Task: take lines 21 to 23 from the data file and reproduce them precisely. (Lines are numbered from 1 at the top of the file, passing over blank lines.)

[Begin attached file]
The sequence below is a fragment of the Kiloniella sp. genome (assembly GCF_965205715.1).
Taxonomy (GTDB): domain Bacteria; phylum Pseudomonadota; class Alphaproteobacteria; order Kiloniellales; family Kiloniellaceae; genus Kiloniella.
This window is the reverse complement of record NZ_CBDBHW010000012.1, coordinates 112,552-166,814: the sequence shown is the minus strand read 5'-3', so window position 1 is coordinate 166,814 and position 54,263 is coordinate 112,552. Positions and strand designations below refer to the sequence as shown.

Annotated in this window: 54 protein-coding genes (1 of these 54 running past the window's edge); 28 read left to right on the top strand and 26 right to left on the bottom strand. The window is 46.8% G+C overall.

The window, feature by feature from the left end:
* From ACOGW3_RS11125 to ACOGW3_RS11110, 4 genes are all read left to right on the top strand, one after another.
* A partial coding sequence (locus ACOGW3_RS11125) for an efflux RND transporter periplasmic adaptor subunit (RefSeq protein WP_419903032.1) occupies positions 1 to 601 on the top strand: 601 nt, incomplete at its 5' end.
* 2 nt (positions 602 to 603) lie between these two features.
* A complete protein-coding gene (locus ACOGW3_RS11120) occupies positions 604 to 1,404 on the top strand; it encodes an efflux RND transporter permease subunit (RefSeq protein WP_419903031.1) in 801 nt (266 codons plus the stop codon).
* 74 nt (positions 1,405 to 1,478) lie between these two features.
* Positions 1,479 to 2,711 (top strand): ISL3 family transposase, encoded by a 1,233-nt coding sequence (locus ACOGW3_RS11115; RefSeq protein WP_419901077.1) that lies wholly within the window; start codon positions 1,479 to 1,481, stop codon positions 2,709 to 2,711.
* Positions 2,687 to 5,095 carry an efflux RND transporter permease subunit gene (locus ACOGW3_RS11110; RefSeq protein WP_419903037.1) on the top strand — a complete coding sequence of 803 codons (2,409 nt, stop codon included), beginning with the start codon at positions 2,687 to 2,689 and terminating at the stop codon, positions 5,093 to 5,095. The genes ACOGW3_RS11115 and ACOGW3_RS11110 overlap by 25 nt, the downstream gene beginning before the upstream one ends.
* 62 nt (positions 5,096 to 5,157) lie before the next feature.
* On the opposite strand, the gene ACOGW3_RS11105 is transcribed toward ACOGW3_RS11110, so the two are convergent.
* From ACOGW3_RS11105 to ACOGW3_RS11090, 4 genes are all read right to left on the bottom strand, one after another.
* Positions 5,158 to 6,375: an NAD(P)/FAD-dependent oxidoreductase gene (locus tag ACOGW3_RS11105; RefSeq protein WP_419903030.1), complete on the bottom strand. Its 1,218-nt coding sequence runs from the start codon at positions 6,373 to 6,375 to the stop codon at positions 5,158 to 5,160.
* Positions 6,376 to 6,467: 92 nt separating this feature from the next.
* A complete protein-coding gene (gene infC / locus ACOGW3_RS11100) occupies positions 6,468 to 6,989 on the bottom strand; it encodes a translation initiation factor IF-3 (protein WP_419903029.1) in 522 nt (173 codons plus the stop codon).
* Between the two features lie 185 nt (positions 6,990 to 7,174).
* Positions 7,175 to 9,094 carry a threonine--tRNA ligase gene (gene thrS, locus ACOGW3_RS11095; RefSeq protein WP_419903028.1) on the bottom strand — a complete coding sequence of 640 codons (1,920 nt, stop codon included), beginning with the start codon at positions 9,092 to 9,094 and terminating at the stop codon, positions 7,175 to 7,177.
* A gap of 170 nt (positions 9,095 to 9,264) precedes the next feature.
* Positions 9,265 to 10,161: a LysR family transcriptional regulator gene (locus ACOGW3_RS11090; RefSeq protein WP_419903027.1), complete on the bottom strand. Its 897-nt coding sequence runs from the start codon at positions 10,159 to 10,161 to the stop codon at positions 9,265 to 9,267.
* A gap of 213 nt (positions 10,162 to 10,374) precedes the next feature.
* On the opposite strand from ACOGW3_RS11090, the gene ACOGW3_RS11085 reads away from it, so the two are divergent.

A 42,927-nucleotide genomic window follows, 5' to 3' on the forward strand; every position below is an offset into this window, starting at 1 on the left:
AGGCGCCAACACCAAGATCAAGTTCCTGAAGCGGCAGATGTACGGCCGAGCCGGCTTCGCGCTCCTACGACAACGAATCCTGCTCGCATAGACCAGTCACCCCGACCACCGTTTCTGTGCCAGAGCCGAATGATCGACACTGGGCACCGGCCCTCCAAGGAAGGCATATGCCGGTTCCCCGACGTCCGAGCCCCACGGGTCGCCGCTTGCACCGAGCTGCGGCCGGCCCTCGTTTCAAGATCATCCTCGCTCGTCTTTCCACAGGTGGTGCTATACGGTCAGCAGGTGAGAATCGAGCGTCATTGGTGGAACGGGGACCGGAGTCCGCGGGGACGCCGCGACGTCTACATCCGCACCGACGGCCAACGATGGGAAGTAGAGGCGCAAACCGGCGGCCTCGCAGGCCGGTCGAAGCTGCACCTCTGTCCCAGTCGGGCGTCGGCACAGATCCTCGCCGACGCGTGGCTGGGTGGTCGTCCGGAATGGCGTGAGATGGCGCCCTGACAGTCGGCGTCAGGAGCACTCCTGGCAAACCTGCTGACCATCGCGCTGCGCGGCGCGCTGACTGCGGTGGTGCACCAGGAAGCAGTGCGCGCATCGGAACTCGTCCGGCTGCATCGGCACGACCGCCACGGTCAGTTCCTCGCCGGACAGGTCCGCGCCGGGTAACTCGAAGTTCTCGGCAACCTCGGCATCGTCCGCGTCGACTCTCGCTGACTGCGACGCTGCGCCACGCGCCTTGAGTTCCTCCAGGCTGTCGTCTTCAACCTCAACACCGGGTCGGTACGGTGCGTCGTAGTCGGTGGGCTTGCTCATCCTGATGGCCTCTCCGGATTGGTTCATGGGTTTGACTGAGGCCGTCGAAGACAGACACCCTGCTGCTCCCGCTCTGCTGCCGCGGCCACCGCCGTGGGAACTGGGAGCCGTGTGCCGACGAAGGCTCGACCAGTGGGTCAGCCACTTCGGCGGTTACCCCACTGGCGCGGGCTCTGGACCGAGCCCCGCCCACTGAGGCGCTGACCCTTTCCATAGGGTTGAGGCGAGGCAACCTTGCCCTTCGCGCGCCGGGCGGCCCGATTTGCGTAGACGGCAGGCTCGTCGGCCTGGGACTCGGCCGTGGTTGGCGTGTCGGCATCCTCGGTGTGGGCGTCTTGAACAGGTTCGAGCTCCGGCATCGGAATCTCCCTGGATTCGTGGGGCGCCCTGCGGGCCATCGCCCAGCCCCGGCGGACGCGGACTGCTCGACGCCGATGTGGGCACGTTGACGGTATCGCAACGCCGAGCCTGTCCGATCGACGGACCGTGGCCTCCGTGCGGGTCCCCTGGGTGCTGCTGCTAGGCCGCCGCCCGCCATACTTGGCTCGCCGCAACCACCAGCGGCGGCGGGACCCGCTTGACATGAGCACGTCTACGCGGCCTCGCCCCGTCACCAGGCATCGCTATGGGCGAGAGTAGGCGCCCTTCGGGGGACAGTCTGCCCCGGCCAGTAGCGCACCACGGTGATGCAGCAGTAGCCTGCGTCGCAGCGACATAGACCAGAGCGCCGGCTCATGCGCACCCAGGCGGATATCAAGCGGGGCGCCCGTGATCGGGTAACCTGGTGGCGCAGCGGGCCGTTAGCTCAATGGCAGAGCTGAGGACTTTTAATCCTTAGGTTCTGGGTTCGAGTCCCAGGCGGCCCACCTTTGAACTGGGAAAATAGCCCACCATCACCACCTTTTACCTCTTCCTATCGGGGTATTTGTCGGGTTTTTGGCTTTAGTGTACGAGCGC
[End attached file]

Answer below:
* A gap of 170 nt (positions 9,095 to 9,264) precedes the next feature.
* Positions 9,265 to 10,161: a LysR family transcriptional regulator gene (locus ACOGW3_RS11090; RefSeq protein WP_419903027.1), complete on the bottom strand. Its 897-nt coding sequence runs from the start codon at positions 10,159 to 10,161 to the stop codon at positions 9,265 to 9,267.
* A gap of 213 nt (positions 10,162 to 10,374) precedes the next feature.